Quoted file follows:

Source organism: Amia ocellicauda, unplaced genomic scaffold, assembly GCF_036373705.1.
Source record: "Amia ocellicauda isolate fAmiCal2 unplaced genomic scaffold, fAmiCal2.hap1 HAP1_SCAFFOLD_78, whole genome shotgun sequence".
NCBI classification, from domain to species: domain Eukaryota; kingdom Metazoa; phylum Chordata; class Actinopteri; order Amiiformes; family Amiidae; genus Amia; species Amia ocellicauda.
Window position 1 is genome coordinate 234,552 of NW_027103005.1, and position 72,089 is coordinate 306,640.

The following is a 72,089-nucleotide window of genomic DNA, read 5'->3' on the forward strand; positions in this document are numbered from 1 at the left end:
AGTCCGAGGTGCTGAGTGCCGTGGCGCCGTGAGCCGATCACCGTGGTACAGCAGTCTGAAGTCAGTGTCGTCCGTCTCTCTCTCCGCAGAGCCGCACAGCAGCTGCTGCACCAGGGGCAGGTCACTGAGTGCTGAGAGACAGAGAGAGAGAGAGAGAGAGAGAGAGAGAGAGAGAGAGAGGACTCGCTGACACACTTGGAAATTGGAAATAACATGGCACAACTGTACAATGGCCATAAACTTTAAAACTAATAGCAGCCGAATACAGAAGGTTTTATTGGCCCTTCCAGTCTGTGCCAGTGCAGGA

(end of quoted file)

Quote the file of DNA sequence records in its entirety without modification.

Source organism: Amia ocellicauda, unplaced genomic scaffold, assembly GCF_036373705.1.
Source record: "Amia ocellicauda isolate fAmiCal2 unplaced genomic scaffold, fAmiCal2.hap1 HAP1_SCAFFOLD_78, whole genome shotgun sequence".
NCBI classification, from domain to species: domain Eukaryota; kingdom Metazoa; phylum Chordata; class Actinopteri; order Amiiformes; family Amiidae; genus Amia; species Amia ocellicauda.
Window position 1 is genome coordinate 234,552 of NW_027103005.1, and position 72,089 is coordinate 306,640.

The following is a 72,089-nucleotide window of genomic DNA, read 5'->3' on the forward strand; positions in this document are numbered from 1 at the left end:
AGTCCGAGGTGCTGAGTGCCGTGGCGCCGTGAGCCGATCACCGTGGTACAGCAGTCTGAAGTCAGTGTCGTCCGTCTCTCTCTCCGCAGAGCCGCACAGCAGCTGCTGCACCAGGGGCAGGTCACTGAGTGCTGAGAGACAGAGAGAGAGAGAGAGAGAGAGAGAGAGAGAGAGAGAGAGGACTCGCTGACACACTTGGAAATTGGAAATAACATGGCACAACTGTACAATGGCCATAAACTTTAAAACTAATAGCAGCCGAATACAGAAGGTTTTATTGGCCCTTCCAGTCTGTGCCAGTGCAGGA